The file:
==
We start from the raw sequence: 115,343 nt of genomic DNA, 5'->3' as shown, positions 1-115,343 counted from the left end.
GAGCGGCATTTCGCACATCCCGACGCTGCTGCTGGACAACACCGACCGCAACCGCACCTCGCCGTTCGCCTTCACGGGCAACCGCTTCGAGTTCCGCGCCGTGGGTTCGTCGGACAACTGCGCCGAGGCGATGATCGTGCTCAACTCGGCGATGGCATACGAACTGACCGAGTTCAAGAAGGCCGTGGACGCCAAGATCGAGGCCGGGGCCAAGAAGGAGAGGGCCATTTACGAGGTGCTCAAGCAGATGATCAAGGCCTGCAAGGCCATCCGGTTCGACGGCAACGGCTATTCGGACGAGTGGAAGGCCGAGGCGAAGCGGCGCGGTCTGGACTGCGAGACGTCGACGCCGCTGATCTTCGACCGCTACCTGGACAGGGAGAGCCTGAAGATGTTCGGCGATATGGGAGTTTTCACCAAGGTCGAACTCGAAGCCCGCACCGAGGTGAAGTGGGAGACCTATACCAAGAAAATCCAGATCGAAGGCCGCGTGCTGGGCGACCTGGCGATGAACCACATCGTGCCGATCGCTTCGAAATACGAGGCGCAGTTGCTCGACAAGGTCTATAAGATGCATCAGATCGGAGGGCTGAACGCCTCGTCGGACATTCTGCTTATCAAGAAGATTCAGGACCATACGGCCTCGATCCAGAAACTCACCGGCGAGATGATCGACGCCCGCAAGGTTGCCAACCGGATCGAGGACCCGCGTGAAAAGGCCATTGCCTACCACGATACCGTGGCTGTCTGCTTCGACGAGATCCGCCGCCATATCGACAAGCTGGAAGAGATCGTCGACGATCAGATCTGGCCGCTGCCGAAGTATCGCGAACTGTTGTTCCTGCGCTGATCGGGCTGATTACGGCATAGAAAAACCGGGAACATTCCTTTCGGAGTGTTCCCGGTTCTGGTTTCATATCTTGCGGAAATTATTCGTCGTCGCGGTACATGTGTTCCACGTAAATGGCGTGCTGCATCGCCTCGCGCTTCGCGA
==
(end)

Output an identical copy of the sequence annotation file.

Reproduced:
We start from the raw sequence: 115,343 nt of genomic DNA, 5'->3' as shown, positions 1-115,343 counted from the left end.
GAGCGGCATTTCGCACATCCCGACGCTGCTGCTGGACAACACCGACCGCAACCGCACCTCGCCGTTCGCCTTCACGGGCAACCGCTTCGAGTTCCGCGCCGTGGGTTCGTCGGACAACTGCGCCGAGGCGATGATCGTGCTCAACTCGGCGATGGCATACGAACTGACCGAGTTCAAGAAGGCCGTGGACGCCAAGATCGAGGCCGGGGCCAAGAAGGAGAGGGCCATTTACGAGGTGCTCAAGCAGATGATCAAGGCCTGCAAGGCCATCCGGTTCGACGGCAACGGCTATTCGGACGAGTGGAAGGCCGAGGCGAAGCGGCGCGGTCTGGACTGCGAGACGTCGACGCCGCTGATCTTCGACCGCTACCTGGACAGGGAGAGCCTGAAGATGTTCGGCGATATGGGAGTTTTCACCAAGGTCGAACTCGAAGCCCGCACCGAGGTGAAGTGGGAGACCTATACCAAGAAAATCCAGATCGAAGGCCGCGTGCTGGGCGACCTGGCGATGAACCACATCGTGCCGATCGCTTCGAAATACGAGGCGCAGTTGCTCGACAAGGTCTATAAGATGCATCAGATCGGAGGGCTGAACGCCTCGTCGGACATTCTGCTTATCAAGAAGATTCAGGACCATACGGCCTCGATCCAGAAACTCACCGGCGAGATGATCGACGCCCGCAAGGTTGCCAACCGGATCGAGGACCCGCGTGAAAAGGCCATTGCCTACCACGATACCGTGGCTGTCTGCTTCGACGAGATCCGCCGCCATATCGACAAGCTGGAAGAGATCGTCGACGATCAGATCTGGCCGCTGCCGAAGTATCGCGAACTGTTGTTCCTGCGCTGATCGGGCTGATTACGGCATAGAAAAACCGGGAACATTCCTTTCGGAGTGTTCCCGGTTCTGGTTTCATATCTTGCGGAAATTATTCGTCGTCGCGGTACATGTGTTCCACGTAAATGGCGTGCTGCATCGCCTCGCGCTTCGCGA